As breeding season fast approaches, Housatonic Bloodstock LLC is here to help you plan your 2018 matings.
Below is an excerpt from an analysis that we completed back in August of this year for a client who was seeking mating recommendations for his young Uncle Mo mare, Mo Light. The client is looking to breed to race, and gave us a cap of $25,000 for the stud fee. Among the four sires that we recommended was Munnings, and we have since booked Mo Light to Munnings for 2018 on behalf of our client.
If you would like help narrowing your options as far as who to breed your mare to in 2018, give us a call at (617) 595-8849, or email us at [email protected]. We will also be attending the upcoming Keeneland January Sale, if you’re looking to add to your equine portfolio.
[Munnings] should fit Mo Light extremely well.
A muscular, sprinter-type of average height, Munnings was a $1.7 million sale 2-year-old who broke his maiden first time out at Saratoga that season, before eventually winning a trio of Grade 2 races at 7 furlongs. His fourth crop are 2-year-olds of this year, and so far he has sired a total of 22 stakes winners, which is good for 8% of his foals of racing age – an extraordinary percentage this day and age. This translates to an average earnings index (AEI) of 1.83, despite having not covered an extremely impressive group of mares so far (his comparative index (CI) is a fairly minuscule 1.26, and only a third of all stallions can claim an AEI higher than their CI).
At least a half-dozen runners by Munnings have accounted for stakes wins in the last two months, and one of those is El Deal, who just won the Grade 1 Vanderbilt at Saratoga by eight lengths this past weekend. And although Munnings himself was a sprinter, he has sired a Grade 1 winner at ten furlongs in I’m a Chatterbox, as well as a Grade 2 winner at nine furlongs (on turf) in Om. This versatility in his progeny is yet another reason to like Munnings as a stallion, especially when breeding in a region with a circuit that features Laurel and Delaware and their extensive turf offerings.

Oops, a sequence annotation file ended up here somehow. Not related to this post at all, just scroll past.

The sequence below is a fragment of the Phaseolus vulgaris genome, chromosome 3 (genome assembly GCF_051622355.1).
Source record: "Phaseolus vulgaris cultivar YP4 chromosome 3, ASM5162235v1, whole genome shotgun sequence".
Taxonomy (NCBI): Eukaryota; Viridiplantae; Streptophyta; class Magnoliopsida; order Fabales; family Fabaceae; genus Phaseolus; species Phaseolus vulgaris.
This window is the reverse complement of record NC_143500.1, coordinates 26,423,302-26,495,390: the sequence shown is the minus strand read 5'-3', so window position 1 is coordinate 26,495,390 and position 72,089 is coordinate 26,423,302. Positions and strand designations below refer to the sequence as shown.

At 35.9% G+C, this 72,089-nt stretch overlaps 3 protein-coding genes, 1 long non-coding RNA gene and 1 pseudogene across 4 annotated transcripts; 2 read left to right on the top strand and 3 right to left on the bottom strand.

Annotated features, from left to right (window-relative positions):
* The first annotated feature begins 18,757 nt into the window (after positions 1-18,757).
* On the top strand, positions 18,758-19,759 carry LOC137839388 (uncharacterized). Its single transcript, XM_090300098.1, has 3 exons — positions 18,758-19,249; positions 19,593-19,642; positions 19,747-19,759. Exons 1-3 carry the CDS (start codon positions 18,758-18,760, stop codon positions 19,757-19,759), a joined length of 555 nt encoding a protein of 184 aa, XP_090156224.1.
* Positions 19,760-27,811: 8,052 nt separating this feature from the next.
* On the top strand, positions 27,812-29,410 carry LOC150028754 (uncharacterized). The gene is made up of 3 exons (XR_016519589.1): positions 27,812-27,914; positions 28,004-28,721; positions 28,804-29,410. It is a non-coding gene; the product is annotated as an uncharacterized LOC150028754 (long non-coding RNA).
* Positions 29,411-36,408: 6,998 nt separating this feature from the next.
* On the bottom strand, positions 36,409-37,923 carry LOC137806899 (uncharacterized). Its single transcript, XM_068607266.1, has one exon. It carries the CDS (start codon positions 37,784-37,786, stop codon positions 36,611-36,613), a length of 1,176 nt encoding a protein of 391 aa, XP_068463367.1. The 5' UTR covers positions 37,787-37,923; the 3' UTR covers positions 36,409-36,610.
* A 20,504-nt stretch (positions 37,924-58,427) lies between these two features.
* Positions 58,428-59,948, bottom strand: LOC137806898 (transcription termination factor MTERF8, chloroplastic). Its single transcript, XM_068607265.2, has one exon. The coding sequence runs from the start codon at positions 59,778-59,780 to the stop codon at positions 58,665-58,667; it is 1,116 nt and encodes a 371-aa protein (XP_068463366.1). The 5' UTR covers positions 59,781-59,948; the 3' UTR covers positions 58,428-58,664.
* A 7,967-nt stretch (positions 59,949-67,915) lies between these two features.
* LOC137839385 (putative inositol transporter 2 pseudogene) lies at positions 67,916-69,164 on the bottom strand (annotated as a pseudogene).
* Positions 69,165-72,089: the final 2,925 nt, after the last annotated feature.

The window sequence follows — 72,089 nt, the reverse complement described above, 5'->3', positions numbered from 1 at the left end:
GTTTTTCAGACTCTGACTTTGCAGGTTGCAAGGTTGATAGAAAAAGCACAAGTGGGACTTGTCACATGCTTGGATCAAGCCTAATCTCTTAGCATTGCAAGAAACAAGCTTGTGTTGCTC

His sales numbers are not as strong as one would expect given his racetrack results thus far; 36 of his yearlings averaging ~$38,000 at the sales last year, after 32 of them averaged ~$49,000 in 2015. But I believe that is a function of the quality of mares Munnings covered at just a $10,000 stud fee before his runners reached the races, and expect that his 2017 yearlings will sell better (he has just 63 2-year-olds this year, but covered 196 mares in the book that produced this year’s yearlings, before covering 182 mares last year at an increased stud fee of $25,000). Regardless of how well they sell – or not – Munnings has already proven he can get runners from just about any mare.
In addition to believing in Munnings generally, his pedigree meshes quite nicely with Mo Light’s, as well. As noted above, Mo Light’s dam is a half to stakes winners by Gone West and Storm Cat, and Munnings is a son of Speightstown, who is by Gone West out of a Storm Cat dam. Plus, in addition to the two lines of Secretariat that come from those stallions, Munnings has another strain of the ’72 Triple Crown winner who appears as the broodmare sire of his third dam.
This mating would result in 4×5 inbreeding to Mr. Prospector, and Munnings has those two crosses of Secretariat that would both appear in the fifth generation of this hypothetical foal. Northern Dancer does not appear in the foal’s five-cross pedigree at all, though he shows up twice in the sixth generation and twice more in the seventh. Also of note in this cross (though its effects on the ability of the foal are questionable) is that both Munnings and Mo Light trace to the Blue Hen mare La Troienne “tail female” via her granddaughter Searching, who is Munnings’ sixth dam and Mo Light’s seventh.
While “nicks” should not be determinative, they can be useful tools, and I ran Blood-Horse “True Nick” reports with Munnings for each of Mo Light, Mine Light and Lite Light, which achieved grades of “B”, “A+” and “A++”, respectively. I also ran an “eNicks” report for Mo Light with Munnings, and that scored an “A”. Again, I would not base a stallion choice solely on nicks, but nothing in these ratings would weigh against using Munnings.
One last factor that I looked at, given that Uncle Mo’s daughters are too young for him to have a broodmare sire record of his own yet, is how Uncle Mo’s runners from Gone West-line mares have performed, and the answer is very well: Grade 1 winner Gomo and Grade 3 winner Lost Raven are both out of Elusive Quality mares, while Grade 2 winner Laoban is out of a Speightstown mare (and his second dam is by Lost Soldier, who happens to be a half-brother to Munnings’ second dam, La Gueriere).